Solving cardiac arrhythmias

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Atrial fibrillation (AF) is the most common type of cardiac arrhythmia. Treatment efficacy depends on the mechanism causing the arrhythmia, which can be identified by mapping the regions causing the cardiac episode. Cardiac mapping is also crucial for successful catheter ablation, which is the usual treatment. Existing techniques for cardiac mapping are complex and expensive.


  • To implement an innovative non-invasive technology to map cardiac arrhythmias that could make it easier to select the best treatment for AF and increase its efficacy.

Problem to Solve

It is estimated that one million people in Spain suffer from AF, and it is forecasted that by 2050, 140 million people (2% of the world population) will be affected by this condition due to increased life expectancy.

Ablation procedures have shown to be a highly effective treatment, but their efficacy is strongly dependant on the correct identification of the mechanisms causing AF. Existing solutions to diagnose the disease have certain limitations, due to their price and their complexity, as they are invasive treatments.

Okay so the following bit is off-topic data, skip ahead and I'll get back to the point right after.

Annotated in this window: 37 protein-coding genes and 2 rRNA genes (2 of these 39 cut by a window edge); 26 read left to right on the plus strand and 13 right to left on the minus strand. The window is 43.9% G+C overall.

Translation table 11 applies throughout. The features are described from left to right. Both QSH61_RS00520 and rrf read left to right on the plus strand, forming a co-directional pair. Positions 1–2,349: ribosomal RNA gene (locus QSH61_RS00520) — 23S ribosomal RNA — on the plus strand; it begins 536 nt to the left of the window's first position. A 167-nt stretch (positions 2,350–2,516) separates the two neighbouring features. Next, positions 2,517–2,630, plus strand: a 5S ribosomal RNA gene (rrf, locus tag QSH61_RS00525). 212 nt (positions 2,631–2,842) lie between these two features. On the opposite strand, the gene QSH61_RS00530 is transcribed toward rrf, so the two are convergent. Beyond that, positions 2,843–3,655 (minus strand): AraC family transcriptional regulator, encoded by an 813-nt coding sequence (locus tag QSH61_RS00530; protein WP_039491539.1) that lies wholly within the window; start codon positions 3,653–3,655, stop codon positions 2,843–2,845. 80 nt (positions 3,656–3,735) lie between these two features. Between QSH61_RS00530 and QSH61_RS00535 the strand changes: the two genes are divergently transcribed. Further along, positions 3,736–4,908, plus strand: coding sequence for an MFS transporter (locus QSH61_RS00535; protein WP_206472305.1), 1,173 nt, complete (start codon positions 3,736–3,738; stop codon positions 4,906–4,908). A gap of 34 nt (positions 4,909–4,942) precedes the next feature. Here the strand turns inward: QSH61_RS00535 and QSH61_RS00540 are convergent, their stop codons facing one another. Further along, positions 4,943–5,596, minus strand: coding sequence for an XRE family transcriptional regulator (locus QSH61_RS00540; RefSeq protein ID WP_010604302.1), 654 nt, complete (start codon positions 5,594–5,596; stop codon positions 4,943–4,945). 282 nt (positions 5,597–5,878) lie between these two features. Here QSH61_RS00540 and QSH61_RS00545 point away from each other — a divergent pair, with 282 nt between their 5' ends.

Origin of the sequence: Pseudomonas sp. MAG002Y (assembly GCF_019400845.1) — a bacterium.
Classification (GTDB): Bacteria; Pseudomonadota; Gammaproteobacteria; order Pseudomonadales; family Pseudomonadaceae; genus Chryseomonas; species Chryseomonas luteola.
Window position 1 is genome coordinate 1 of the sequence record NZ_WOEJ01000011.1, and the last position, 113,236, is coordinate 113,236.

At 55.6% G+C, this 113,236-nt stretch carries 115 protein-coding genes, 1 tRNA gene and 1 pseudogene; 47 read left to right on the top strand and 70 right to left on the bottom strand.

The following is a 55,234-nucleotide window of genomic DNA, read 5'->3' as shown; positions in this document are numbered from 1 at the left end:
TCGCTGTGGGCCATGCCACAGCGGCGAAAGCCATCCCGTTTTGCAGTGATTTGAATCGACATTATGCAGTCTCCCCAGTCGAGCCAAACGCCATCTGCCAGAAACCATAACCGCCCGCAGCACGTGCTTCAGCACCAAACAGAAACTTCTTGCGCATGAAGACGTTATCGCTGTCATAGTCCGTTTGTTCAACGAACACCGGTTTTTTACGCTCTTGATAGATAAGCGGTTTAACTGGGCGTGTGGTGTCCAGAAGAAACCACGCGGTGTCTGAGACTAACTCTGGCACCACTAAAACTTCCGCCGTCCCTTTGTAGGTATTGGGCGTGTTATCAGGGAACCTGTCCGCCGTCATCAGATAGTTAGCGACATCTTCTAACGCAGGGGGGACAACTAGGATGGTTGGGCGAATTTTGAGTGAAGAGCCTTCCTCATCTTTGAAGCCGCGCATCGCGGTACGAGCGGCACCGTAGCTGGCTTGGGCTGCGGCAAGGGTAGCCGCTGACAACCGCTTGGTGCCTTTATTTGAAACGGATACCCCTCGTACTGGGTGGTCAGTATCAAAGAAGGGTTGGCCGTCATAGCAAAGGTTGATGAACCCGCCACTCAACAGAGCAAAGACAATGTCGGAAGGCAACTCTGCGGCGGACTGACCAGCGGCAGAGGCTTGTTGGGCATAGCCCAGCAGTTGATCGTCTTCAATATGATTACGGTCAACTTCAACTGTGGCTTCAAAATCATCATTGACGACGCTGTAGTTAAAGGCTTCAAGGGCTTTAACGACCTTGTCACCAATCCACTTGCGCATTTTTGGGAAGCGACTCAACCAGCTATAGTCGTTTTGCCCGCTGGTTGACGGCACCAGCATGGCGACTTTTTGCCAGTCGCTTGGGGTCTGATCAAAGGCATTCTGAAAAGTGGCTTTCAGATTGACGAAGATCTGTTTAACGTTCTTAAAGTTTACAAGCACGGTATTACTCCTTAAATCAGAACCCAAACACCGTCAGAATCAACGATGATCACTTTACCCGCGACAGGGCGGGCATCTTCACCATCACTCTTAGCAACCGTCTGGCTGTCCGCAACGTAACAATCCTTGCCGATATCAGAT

CORIFY consists of a high-density group of electrodes and an innovative image processing technology that resolves the main shortcomings of existing solutions. It allows cardiac mapping in a non-invasive way, making AF diagnosis simpler and cheaper. Additionally, it can increase the efficiency of catheter ablation procedures by providing real-time data on electrical activity around the torso.

Level of Innovation

Cheaper than existing solutions, the technology behind CORIFY has been developed and patented, and has been successfully tested on animal models in the lab.


Project leader. Postdoctoral researcher.

Andreu M. Climent

Project leader


María S. Guillem


Felipe Atienza

Head of Cardiology Department

Francisco Fernández-Avilés


Global Product Marketing Manager

Raúl Zurita

B. Braun España


Scientific Area


Business area

Medical Devices

Research center

Fundación para la Investigación Biomédica del Hospital Gregorio Marañón